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2017
Bromirski, PD, Flick RE, Miller AJ.  2017.  Storm surge along the Pacific coast of North America. Journal of Geophysical Research-Oceans. 122:441-457.   10.1002/2016jc012178   AbstractWebsite

Storm surge is an important factor that contributes to coastal flooding and erosion. Storm surge magnitude along eastern North Pacific coasts results primarily from low sea level pressure (SLP). Thus, coastal regions where high surge occurs identify the dominant locations where intense storms make landfall, controlled by storm track across the North Pacific. Here storm surge variability along the Pacific coast of North America is characterized by positive nontide residuals at a network of tide gauge stations from southern California to Alaska. The magnitudes of mean and extreme storm surge generally increase from south to north, with typically high amplitude surge north of Cape Mendocino and lower surge to the south. Correlation of mode 1 nontide principal component (PC1) during winter months (December-February) with anomalous SLP over the northeast Pacific indicates that the dominant storm landfall region is along the Cascadia/British Columbia coast. Although empirical orthogonal function spatial patterns show substantial interannual variability, similar correlation patterns of nontide PC1 over the 1948-1975 and 1983-2014 epochs with anomalous SLP suggest that, when considering decadal-scale time periods, storm surge and associated tracks have generally not changed appreciably since 1948. Nontide PC1 is well correlated with PC1 of both anomalous SLP and modeled wave height near the tide gauge stations, reflecting the interrelationship between storms, surge, and waves. Weaker surge south of Cape Mendocino during the 2015-2016 El Nino compared with 1982-1983 may result from changes in Hadley circulation. Importantly from a coastal impacts perspective, extreme storm surge events are often accompanied by high waves.

2015
Bromirski, PD, Cayan DR.  2015.  Wave power variability and trends across the North Atlantic influenced by decadal climate patterns. Journal of Geophysical Research-Oceans. 120:3419-3443.   10.1002/2014jc010440   AbstractWebsite

Climate variations influence North Atlantic winter storm intensity and resultant variations in wave energy levels. A 60 year hindcast allows investigation of the influence of decadal climate variability on long-term trends of North Atlantic wave power, P-W, spanning the 1948-2008 epoch. P-W variations over much of the eastern North Atlantic are strongly influenced by the fluctuating North Atlantic Oscillation (NAO) atmospheric circulation pattern, consistent with previous studies of significant wave height, Hs. Wave activity in the western Atlantic also responds to fluctuations in Pacific climate modes, including the Pacific North American (PNA) pattern and the El Nino/Southern Oscillation. The magnitude of upward long-term trends during winter over the northeast Atlantic is strongly influenced by heightened storm activity under the extreme positive phase of winter NAO in the early 1990s. In contrast, P-W along the United States East Coast shows no increasing trend, with wave activity there most closely associated with the PNA. Strong wave power events exhibit significant upward trends along the Atlantic coasts of Iceland and Europe during winter months. Importantly, in opposition to the long-term increase of P-W, a recent general decrease in P-W across the North Atlantic from 2000 to 2008 occurred. The 2000-2008 decrease was associated with a general shift of winter NAO to its negative phase, underscoring the control exerted by fluctuating North Atlantic atmospheric circulation on P-W trends.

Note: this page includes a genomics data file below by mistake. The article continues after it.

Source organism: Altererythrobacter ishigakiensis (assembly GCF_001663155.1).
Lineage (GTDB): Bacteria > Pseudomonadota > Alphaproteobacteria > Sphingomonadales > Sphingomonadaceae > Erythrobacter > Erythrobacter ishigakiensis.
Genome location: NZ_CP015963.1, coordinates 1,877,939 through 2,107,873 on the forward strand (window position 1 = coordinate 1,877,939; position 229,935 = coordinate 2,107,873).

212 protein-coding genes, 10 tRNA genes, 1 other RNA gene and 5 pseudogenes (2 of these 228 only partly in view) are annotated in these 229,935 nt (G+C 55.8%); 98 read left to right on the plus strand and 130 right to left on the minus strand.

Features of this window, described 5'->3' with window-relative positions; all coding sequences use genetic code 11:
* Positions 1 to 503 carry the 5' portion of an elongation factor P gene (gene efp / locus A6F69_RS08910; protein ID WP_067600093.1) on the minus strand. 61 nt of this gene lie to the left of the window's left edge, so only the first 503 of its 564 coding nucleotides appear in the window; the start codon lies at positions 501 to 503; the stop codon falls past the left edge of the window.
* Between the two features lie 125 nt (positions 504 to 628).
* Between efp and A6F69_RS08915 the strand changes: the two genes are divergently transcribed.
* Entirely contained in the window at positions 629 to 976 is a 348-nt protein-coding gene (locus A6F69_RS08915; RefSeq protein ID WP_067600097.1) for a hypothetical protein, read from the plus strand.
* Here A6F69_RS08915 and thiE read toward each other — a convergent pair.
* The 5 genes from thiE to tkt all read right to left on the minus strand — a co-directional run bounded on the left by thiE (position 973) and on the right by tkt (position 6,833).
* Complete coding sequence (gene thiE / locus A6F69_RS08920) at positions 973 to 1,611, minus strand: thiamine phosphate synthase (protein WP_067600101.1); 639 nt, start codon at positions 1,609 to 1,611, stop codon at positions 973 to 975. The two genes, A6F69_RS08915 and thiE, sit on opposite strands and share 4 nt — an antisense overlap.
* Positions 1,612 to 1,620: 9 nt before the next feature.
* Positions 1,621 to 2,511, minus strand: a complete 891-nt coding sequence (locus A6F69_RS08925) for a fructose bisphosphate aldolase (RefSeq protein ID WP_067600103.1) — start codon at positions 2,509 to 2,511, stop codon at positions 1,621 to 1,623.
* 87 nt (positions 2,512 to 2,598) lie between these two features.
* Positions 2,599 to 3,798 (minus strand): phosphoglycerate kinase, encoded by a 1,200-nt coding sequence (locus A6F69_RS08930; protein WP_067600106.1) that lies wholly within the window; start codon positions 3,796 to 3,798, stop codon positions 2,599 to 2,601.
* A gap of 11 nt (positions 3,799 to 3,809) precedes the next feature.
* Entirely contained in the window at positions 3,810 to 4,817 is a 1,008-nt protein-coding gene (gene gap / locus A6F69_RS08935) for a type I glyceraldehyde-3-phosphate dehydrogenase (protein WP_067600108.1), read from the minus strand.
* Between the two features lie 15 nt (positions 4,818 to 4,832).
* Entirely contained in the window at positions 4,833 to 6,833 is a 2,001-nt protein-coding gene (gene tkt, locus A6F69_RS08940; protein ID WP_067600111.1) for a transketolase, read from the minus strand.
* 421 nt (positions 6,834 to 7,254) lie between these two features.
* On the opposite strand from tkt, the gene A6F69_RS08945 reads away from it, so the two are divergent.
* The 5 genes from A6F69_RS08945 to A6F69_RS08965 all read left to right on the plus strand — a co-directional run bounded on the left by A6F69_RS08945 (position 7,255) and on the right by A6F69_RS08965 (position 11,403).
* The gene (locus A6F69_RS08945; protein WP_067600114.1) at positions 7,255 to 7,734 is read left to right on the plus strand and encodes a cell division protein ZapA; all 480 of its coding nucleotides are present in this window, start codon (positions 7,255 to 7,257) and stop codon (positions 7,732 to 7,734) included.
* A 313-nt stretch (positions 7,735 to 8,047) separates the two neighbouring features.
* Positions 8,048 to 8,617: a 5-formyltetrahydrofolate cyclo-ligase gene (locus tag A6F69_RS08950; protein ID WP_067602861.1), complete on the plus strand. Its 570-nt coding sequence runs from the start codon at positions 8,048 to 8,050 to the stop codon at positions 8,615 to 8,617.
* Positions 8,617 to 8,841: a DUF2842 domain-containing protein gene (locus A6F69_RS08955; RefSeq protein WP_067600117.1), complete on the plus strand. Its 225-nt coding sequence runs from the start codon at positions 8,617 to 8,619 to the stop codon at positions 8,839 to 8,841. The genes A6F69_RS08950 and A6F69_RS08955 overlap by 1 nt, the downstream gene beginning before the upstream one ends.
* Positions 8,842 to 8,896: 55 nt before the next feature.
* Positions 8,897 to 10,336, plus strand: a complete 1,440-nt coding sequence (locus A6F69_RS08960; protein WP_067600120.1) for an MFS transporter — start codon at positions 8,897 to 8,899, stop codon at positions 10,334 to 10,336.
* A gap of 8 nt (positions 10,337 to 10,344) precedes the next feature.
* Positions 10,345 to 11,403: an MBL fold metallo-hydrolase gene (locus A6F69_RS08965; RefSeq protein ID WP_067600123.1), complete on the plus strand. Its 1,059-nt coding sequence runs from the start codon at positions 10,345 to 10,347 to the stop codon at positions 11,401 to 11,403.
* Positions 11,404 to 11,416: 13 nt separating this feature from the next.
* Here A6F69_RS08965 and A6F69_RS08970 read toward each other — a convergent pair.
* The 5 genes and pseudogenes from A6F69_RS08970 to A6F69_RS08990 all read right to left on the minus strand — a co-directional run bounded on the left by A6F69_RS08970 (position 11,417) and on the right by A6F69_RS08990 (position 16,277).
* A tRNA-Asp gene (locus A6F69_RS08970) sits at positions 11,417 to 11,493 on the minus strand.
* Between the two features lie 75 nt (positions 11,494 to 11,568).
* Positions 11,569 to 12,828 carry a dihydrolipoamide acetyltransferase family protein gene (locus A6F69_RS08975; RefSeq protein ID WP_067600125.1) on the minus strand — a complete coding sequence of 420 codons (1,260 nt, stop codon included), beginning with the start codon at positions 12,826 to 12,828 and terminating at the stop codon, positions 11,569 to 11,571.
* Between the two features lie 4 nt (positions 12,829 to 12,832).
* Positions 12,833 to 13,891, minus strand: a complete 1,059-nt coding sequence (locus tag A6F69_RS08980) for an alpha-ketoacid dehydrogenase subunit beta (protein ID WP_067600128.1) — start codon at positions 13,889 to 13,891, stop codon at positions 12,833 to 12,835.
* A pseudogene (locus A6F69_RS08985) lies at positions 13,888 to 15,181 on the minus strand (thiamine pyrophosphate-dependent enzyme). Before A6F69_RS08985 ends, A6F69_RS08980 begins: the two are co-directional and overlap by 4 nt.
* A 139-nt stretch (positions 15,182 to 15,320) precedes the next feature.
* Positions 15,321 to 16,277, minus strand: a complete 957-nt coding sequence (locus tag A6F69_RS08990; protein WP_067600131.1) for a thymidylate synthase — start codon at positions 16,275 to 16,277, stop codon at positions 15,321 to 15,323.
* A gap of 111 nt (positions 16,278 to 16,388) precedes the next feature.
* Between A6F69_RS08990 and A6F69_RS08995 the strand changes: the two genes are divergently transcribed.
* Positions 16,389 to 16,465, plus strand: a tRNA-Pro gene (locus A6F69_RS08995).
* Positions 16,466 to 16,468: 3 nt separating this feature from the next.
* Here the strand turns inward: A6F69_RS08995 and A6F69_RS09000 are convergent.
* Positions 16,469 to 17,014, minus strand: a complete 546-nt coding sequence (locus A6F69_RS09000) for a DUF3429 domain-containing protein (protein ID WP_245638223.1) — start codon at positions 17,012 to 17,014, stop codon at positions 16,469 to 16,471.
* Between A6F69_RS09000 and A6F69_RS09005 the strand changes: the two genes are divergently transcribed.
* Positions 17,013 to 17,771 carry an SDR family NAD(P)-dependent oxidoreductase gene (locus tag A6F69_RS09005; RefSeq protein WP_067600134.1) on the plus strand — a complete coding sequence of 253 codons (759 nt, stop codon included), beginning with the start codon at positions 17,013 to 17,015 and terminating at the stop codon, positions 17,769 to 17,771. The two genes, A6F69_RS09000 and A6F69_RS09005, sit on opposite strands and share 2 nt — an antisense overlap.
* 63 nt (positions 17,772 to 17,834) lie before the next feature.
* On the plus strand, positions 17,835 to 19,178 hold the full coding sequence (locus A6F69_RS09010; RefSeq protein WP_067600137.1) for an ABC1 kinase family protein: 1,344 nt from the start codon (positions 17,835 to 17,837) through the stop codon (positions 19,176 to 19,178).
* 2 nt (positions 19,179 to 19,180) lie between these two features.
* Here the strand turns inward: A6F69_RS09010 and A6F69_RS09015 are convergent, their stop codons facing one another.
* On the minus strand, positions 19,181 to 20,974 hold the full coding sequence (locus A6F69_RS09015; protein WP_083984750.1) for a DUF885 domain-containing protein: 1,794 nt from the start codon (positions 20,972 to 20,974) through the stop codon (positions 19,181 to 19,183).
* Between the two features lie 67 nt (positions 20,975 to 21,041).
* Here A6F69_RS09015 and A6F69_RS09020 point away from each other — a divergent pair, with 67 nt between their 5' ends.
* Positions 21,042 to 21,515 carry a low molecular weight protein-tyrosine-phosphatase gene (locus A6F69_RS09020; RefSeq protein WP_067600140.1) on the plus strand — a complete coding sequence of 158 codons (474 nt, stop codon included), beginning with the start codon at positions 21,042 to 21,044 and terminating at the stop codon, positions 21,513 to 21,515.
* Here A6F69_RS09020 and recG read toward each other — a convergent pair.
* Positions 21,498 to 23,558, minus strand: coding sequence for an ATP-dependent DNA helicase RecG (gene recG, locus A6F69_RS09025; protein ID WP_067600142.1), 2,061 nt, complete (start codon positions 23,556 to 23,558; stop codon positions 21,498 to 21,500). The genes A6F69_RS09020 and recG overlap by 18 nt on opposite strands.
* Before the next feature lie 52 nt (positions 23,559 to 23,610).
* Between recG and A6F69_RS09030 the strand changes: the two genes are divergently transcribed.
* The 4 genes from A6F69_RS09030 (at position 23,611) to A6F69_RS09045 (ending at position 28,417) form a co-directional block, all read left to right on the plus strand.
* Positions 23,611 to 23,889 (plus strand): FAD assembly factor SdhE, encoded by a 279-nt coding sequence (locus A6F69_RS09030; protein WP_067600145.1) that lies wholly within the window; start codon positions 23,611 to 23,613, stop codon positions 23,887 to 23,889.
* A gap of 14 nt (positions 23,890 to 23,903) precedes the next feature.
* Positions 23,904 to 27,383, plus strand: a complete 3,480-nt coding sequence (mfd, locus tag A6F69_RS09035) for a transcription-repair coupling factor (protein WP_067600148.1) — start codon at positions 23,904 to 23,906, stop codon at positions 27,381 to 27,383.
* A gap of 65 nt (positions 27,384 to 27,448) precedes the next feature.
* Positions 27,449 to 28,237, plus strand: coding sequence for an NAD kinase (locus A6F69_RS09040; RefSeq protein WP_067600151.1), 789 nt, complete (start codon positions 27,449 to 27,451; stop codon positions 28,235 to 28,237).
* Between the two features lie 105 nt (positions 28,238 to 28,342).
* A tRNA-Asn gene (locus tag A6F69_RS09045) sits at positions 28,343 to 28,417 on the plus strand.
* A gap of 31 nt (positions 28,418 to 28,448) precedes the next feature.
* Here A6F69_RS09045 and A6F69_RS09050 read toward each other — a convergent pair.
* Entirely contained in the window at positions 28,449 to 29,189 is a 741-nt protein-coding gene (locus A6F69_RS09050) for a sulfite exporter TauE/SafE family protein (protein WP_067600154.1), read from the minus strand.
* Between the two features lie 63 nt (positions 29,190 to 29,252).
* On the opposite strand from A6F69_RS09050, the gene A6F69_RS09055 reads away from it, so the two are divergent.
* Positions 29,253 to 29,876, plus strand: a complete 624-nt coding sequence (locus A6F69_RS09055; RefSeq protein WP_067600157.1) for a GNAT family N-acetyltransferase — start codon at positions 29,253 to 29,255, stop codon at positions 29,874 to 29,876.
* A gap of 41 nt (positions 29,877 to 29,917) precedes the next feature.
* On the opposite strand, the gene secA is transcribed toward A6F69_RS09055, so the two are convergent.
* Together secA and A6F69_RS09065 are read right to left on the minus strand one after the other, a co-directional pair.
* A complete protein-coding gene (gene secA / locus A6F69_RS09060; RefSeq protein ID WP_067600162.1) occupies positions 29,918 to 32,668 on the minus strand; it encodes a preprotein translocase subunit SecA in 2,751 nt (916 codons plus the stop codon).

2013
Bromirski, PD, Cayan DR, Helly J, Wittmann P.  2013.  Wave power variability and trends across the North Pacific. Journal of Geophysical Research-Oceans. 118:6329-6348.   10.1002/2013jc009189   AbstractWebsite

Multiyear climate variations influence North Pacific storm intensity and resultant variations in wave energy levels. The timing of these decadal fluctuations and strong El Nino's have had a strong influence on long-term trends. Here we investigate variations in the North Pacific wave power, P-W, determined from WAVEWATCH III (WW3) wave model significant wave height, Hs, and peak period data forced by NRA-1 winds spanning the 1948-2008 epoch. Over the entire hindcast, upward trends in Hs and P-W, especially in winter, are observed over much of the North Pacific, strongly influenced by an apparent storm intensification after the mid-1970s regime shift. Heightened P-W is concentrated in particular regions of the basin, and is associated with increased wave activity during the warm phase of the Pacific Decadal Oscillation (PDO). Wave power events, P-E, defined as episodes when Hs exceeded the 90th percentile threshold for at least 12 h, exhibit significant upward trends along much of the U.S. Pacific coast during winter months. Importantly, the hindcast exhibits a recent decrease in P-W across much of the North Pacific, in contrast to the long-term increase of P-W and Hs. This recent decrease is associated with the prevalent PDO cool phase that developed after the late 1990s. Variability and intensification of coastal P-W and P-E have important practical implications for shoreline and beach erosion, coastal wetlands inundation, storm-surge flooding, and coastal planning. These considerations will become increasingly important as sea level rises.